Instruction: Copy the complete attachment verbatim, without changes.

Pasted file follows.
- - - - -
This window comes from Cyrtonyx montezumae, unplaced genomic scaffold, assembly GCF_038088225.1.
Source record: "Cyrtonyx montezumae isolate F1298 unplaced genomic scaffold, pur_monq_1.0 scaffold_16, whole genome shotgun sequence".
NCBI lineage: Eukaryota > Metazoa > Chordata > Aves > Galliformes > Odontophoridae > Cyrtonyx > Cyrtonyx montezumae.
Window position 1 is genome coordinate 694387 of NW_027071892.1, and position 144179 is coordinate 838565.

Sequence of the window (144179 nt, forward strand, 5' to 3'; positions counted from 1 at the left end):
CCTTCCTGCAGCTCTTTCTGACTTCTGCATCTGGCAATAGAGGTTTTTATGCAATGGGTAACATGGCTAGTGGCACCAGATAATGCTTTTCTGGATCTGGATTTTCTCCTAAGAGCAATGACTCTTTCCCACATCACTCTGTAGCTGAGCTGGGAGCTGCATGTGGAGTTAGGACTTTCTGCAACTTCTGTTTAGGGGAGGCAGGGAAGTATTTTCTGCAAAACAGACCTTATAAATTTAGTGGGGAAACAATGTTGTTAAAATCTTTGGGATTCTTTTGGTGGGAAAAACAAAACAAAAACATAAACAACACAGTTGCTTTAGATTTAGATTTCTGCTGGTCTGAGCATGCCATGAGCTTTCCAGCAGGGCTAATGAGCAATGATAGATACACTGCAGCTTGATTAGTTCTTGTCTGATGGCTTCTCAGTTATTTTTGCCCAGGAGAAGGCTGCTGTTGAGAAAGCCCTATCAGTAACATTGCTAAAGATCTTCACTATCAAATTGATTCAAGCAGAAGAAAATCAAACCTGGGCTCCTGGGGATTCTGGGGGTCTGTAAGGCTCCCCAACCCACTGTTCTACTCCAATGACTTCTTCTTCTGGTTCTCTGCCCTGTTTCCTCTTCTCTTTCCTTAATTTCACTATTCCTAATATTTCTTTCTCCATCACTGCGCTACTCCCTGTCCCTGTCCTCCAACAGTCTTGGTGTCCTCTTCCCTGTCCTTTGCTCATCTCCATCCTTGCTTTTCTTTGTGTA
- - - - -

This window comes from Cyrtonyx montezumae, unplaced genomic scaffold, assembly GCF_038088225.1.
Source record: "Cyrtonyx montezumae isolate F1298 unplaced genomic scaffold, pur_monq_1.0 scaffold_16, whole genome shotgun sequence".
NCBI lineage: Eukaryota > Metazoa > Chordata > Aves > Galliformes > Odontophoridae > Cyrtonyx > Cyrtonyx montezumae.
Window position 1 is genome coordinate 694387 of NW_027071892.1, and position 144179 is coordinate 838565.

Sequence of the window (144179 nt, forward strand, 5' to 3'; positions counted from 1 at the left end):
CCTTCCTGCAGCTCTTTCTGACTTCTGCATCTGGCAATAGAGGTTTTTATGCAATGGGTAACATGGCTAGTGGCACCAGATAATGCTTTTCTGGATCTGGATTTTCTCCTAAGAGCAATGACTCTTTCCCACATCACTCTGTAGCTGAGCTGGGAGCTGCATGTGGAGTTAGGACTTTCTGCAACTTCTGTTTAGGGGAGGCAGGGAAGTATTTTCTGCAAAACAGACCTTATAAATTTAGTGGGGAAACAATGTTGTTAAAATCTTTGGGATTCTTTTGGTGGGAAAAACAAAACAAAAACATAAACAACACAGTTGCTTTAGATTTAGATTTCTGCTGGTCTGAGCATGCCATGAGCTTTCCAGCAGGGCTAATGAGCAATGATAGATACACTGCAGCTTGATTAGTTCTTGTCTGATGGCTTCTCAGTTATTTTTGCCCAGGAGAAGGCTGCTGTTGAGAAAGCCCTATCAGTAACATTGCTAAAGATCTTCACTATCAAATTGATTCAAGCAGAAGAAAATCAAACCTGGGCTCCTGGGGATTCTGGGGGTCTGTAAGGCTCCCCAACCCACTGTTCTACTCCAATGACTTCTTCTTCTGGTTCTCTGCCCTGTTTCCTCTTCTCTTTCCTTAATTTCACTATTCCTAATATTTCTTTCTCCATCACTGCGCTACTCCCTGTCCCTGTCCTCCAACAGTCTTGGTGTCCTCTTCCCTGTCCTTTGCTCATCTCCATCCTTGCTTTTCTTTGTGTA